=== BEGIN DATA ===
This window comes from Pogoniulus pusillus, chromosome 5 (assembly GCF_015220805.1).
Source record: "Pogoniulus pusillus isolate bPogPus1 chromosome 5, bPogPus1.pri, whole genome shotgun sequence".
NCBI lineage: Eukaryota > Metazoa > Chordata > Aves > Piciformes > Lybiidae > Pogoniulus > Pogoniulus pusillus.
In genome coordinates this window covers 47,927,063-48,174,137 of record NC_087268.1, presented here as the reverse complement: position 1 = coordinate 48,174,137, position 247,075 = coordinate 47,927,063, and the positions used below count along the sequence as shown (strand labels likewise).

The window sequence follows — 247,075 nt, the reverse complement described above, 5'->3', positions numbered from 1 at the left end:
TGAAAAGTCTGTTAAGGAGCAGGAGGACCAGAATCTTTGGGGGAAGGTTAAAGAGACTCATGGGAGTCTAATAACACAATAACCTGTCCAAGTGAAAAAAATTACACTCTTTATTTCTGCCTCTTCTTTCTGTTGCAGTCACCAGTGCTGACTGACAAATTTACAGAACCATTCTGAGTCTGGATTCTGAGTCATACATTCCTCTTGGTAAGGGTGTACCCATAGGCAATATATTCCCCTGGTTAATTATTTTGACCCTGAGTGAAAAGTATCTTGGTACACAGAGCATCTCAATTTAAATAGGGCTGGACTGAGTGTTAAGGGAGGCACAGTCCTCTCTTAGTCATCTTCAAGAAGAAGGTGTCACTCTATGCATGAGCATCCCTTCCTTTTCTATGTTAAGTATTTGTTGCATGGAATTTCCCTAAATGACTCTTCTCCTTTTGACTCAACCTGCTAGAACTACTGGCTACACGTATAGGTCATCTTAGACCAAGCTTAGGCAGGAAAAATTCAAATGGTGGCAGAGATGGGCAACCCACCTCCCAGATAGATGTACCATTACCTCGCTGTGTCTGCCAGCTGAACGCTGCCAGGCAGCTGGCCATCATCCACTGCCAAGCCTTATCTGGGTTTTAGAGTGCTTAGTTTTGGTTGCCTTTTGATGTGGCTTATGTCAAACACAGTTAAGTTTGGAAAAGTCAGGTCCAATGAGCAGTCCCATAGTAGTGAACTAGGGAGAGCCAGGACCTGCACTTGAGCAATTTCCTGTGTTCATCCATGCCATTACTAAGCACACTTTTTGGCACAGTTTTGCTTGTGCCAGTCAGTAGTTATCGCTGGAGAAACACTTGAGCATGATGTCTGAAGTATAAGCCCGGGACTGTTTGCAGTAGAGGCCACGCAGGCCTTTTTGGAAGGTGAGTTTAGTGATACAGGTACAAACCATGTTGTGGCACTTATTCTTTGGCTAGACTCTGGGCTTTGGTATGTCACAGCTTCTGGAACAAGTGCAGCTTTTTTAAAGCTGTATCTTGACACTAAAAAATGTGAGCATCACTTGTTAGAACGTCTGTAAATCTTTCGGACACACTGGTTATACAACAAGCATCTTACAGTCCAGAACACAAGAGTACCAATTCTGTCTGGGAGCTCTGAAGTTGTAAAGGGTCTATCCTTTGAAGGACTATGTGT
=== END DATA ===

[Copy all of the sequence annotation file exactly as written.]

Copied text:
This window comes from Pogoniulus pusillus, chromosome 5 (assembly GCF_015220805.1).
Source record: "Pogoniulus pusillus isolate bPogPus1 chromosome 5, bPogPus1.pri, whole genome shotgun sequence".
NCBI lineage: Eukaryota > Metazoa > Chordata > Aves > Piciformes > Lybiidae > Pogoniulus > Pogoniulus pusillus.
In genome coordinates this window covers 47,927,063-48,174,137 of record NC_087268.1, presented here as the reverse complement: position 1 = coordinate 48,174,137, position 247,075 = coordinate 47,927,063, and the positions used below count along the sequence as shown (strand labels likewise).

The window sequence follows — 247,075 nt, the reverse complement described above, 5'->3', positions numbered from 1 at the left end:
TGAAAAGTCTGTTAAGGAGCAGGAGGACCAGAATCTTTGGGGGAAGGTTAAAGAGACTCATGGGAGTCTAATAACACAATAACCTGTCCAAGTGAAAAAAATTACACTCTTTATTTCTGCCTCTTCTTTCTGTTGCAGTCACCAGTGCTGACTGACAAATTTACAGAACCATTCTGAGTCTGGATTCTGAGTCATACATTCCTCTTGGTAAGGGTGTACCCATAGGCAATATATTCCCCTGGTTAATTATTTTGACCCTGAGTGAAAAGTATCTTGGTACACAGAGCATCTCAATTTAAATAGGGCTGGACTGAGTGTTAAGGGAGGCACAGTCCTCTCTTAGTCATCTTCAAGAAGAAGGTGTCACTCTATGCATGAGCATCCCTTCCTTTTCTATGTTAAGTATTTGTTGCATGGAATTTCCCTAAATGACTCTTCTCCTTTTGACTCAACCTGCTAGAACTACTGGCTACACGTATAGGTCATCTTAGACCAAGCTTAGGCAGGAAAAATTCAAATGGTGGCAGAGATGGGCAACCCACCTCCCAGATAGATGTACCATTACCTCGCTGTGTCTGCCAGCTGAACGCTGCCAGGCAGCTGGCCATCATCCACTGCCAAGCCTTATCTGGGTTTTAGAGTGCTTAGTTTTGGTTGCCTTTTGATGTGGCTTATGTCAAACACAGTTAAGTTTGGAAAAGTCAGGTCCAATGAGCAGTCCCATAGTAGTGAACTAGGGAGAGCCAGGACCTGCACTTGAGCAATTTCCTGTGTTCATCCATGCCATTACTAAGCACACTTTTTGGCACAGTTTTGCTTGTGCCAGTCAGTAGTTATCGCTGGAGAAACACTTGAGCATGATGTCTGAAGTATAAGCCCGGGACTGTTTGCAGTAGAGGCCACGCAGGCCTTTTTGGAAGGTGAGTTTAGTGATACAGGTACAAACCATGTTGTGGCACTTATTCTTTGGCTAGACTCTGGGCTTTGGTATGTCACAGCTTCTGGAACAAGTGCAGCTTTTTTAAAGCTGTATCTTGACACTAAAAAATGTGAGCATCACTTGTTAGAACGTCTGTAAATCTTTCGGACACACTGGTTATACAACAAGCATCTTACAGTCCAGAACACAAGAGTACCAATTCTGTCTGGGAGCTCTGAAGTTGTAAAGGGTCTATCCTTTGAAGGACTATGTGT